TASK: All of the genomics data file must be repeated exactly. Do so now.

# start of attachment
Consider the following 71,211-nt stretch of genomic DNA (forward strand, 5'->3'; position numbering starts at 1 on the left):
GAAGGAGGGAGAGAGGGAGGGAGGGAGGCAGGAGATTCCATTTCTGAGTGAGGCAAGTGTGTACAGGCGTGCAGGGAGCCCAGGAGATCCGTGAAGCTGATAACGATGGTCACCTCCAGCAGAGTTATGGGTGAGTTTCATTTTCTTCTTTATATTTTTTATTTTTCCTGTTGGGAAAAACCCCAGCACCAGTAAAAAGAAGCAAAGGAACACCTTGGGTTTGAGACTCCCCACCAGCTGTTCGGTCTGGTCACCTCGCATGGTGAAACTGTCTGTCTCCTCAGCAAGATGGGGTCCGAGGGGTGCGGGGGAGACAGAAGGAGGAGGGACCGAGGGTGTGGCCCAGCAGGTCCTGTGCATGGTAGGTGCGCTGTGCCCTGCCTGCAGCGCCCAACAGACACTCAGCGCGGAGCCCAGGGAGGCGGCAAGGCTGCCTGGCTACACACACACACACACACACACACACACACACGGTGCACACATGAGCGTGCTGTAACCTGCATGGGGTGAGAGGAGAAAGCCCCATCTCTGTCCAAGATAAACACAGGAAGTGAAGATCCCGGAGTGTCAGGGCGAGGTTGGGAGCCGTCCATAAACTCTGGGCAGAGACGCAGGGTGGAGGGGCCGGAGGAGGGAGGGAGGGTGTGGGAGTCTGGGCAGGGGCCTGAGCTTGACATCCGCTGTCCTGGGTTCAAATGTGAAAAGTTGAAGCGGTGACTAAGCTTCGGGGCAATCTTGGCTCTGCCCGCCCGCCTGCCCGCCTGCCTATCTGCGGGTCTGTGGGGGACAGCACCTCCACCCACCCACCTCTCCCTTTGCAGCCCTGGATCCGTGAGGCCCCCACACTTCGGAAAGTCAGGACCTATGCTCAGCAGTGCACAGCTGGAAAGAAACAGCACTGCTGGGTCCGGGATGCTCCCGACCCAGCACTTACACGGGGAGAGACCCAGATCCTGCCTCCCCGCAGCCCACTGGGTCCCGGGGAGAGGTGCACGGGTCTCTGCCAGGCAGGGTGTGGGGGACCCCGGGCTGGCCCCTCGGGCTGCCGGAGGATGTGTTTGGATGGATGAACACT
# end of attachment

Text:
Consider the following 71,211-nt stretch of genomic DNA (forward strand, 5'->3'; position numbering starts at 1 on the left):
GAAGGAGGGAGAGAGGGAGGGAGGGAGGCAGGAGATTCCATTTCTGAGTGAGGCAAGTGTGTACAGGCGTGCAGGGAGCCCAGGAGATCCGTGAAGCTGATAACGATGGTCACCTCCAGCAGAGTTATGGGTGAGTTTCATTTTCTTCTTTATATTTTTTATTTTTCCTGTTGGGAAAAACCCCAGCACCAGTAAAAAGAAGCAAAGGAACACCTTGGGTTTGAGACTCCCCACCAGCTGTTCGGTCTGGTCACCTCGCATGGTGAAACTGTCTGTCTCCTCAGCAAGATGGGGTCCGAGGGGTGCGGGGGAGACAGAAGGAGGAGGGACCGAGGGTGTGGCCCAGCAGGTCCTGTGCATGGTAGGTGCGCTGTGCCCTGCCTGCAGCGCCCAACAGACACTCAGCGCGGAGCCCAGGGAGGCGGCAAGGCTGCCTGGCTACACACACACACACACACACACACACACACACGGTGCACACATGAGCGTGCTGTAACCTGCATGGGGTGAGAGGAGAAAGCCCCATCTCTGTCCAAGATAAACACAGGAAGTGAAGATCCCGGAGTGTCAGGGCGAGGTTGGGAGCCGTCCATAAACTCTGGGCAGAGACGCAGGGTGGAGGGGCCGGAGGAGGGAGGGAGGGTGTGGGAGTCTGGGCAGGGGCCTGAGCTTGACATCCGCTGTCCTGGGTTCAAATGTGAAAAGTTGAAGCGGTGACTAAGCTTCGGGGCAATCTTGGCTCTGCCCGCCCGCCTGCCCGCCTGCCTATCTGCGGGTCTGTGGGGGACAGCACCTCCACCCACCCACCTCTCCCTTTGCAGCCCTGGATCCGTGAGGCCCCCACACTTCGGAAAGTCAGGACCTATGCTCAGCAGTGCACAGCTGGAAAGAAACAGCACTGCTGGGTCCGGGATGCTCCCGACCCAGCACTTACACGGGGAGAGACCCAGATCCTGCCTCCCCGCAGCCCACTGGGTCCCGGGGAGAGGTGCACGGGTCTCTGCCAGGCAGGGTGTGGGGGACCCCGGGCTGGCCCCTCGGGCTGCCGGAGGATGTGTTTGGATGGATGAACACT